June 14, 2018
Opening Statement on the Single-counterparty Credit Limit Final Rule by Vice Chairman for Supervision Randal K. Quarles
The final rule that we are considering today addresses an important contributing factor to the financial crisis: contagion caused by interconnectivity among large banks. It was, in part, because of large exposures among large firms that the original shocks from the financial crisis spread so quickly across the entire financial system. This final rule, which limits the exposures that large firms can have to each other from a wide range of activity, is intended to reduce the threat of contagion to financial stability.
I view this final rule as a useful complement to the principal protections against contagion: the robust capital and liquidity positions of the financial system today. This resilience decreases the likelihood and severity of stress so that contagion should occur less often and with less potency. In addition, the financial system more broadly has adjusted in the period since the crisis to reduce potential contagion by shrinking harmful transmission channels among banks. Central clearing of derivatives is an example of such a reduction in interconnectedness.
The final rule adds to these protections by setting out clear limits on credit exposures among the largest banking firms. I am pleased by the final rule's efficient approach to setting limits that are appropriately adjusted for firms of lesser systemic importance. The final rule also reflects the principles of simplicity and transparency by defining the firms and counterparties that are scoped into the rule based on clear and well understood accounting standards. The final rule also adjusts the exposure measurement methodology for securities financing transactions to be more risk-sensitive and consistent with the methods used in our risk-based capital rules. I would expect that, as we implement the revisions to the Basel III reform package agreed to at the end of last year, additional improvements to the securities financing transaction methodology will be reflected in this rule as well. Adjustments such as these to the proposal make meaningful compliance with the rule more likely, and I applaud staff's responsiveness to that and other feedback in the final rule.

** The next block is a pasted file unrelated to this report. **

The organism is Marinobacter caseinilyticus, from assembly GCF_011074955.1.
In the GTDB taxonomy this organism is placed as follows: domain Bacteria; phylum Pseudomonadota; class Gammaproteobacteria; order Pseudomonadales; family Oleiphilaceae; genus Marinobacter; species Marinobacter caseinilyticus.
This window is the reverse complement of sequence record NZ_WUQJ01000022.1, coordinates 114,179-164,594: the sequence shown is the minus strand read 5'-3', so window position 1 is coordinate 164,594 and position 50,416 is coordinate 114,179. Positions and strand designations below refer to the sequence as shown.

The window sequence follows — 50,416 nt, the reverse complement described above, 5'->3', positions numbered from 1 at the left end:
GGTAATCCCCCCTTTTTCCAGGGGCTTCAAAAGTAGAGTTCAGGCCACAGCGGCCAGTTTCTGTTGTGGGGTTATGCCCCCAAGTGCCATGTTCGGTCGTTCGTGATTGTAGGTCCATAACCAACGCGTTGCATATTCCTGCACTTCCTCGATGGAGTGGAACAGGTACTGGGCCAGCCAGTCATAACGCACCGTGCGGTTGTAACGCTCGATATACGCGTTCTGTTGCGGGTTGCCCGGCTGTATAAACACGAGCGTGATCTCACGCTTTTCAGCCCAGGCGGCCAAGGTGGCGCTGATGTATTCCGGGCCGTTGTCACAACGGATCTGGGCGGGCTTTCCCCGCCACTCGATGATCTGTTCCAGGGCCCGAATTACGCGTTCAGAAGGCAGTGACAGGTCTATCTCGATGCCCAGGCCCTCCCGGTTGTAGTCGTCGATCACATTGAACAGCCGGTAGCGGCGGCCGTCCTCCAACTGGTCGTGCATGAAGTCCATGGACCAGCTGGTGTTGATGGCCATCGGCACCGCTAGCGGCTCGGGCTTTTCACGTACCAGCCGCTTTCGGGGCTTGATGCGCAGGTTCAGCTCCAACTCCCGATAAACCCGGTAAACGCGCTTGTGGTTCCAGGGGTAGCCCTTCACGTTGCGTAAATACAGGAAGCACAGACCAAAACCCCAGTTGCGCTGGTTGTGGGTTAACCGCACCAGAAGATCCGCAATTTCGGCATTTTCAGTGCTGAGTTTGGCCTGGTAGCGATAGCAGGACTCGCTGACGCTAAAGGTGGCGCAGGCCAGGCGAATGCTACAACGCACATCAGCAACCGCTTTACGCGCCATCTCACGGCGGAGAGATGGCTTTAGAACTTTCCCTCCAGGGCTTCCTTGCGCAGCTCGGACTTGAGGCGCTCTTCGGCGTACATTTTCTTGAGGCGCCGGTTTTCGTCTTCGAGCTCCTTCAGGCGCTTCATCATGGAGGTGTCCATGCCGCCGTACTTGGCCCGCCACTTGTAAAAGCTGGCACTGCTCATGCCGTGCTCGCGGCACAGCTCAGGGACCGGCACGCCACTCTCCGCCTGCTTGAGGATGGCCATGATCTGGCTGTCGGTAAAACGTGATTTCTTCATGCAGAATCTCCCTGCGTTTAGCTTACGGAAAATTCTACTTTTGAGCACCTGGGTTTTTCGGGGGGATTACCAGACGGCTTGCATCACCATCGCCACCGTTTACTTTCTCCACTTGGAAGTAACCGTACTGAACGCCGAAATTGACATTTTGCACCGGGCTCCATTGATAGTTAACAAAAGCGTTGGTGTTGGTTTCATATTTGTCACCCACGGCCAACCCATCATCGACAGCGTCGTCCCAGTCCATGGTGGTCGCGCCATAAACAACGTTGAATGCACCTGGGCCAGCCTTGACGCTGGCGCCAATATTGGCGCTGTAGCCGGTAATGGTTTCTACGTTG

I will close by noting that the final rule applies only to firms with greater than $250 billion in assets, which is consistent with the recently passed Economic Growth, Regulatory Reform, and Consumer Protection Act. Board staff is working on a comprehensive proposal for determining which enhanced prudential standards might continue to apply to firms with $100 billion to $250 billion in assets. I look forward to considering that proposal in due course.
I'll turn now to the Director of Supervision and Regulation, Mike Gibson.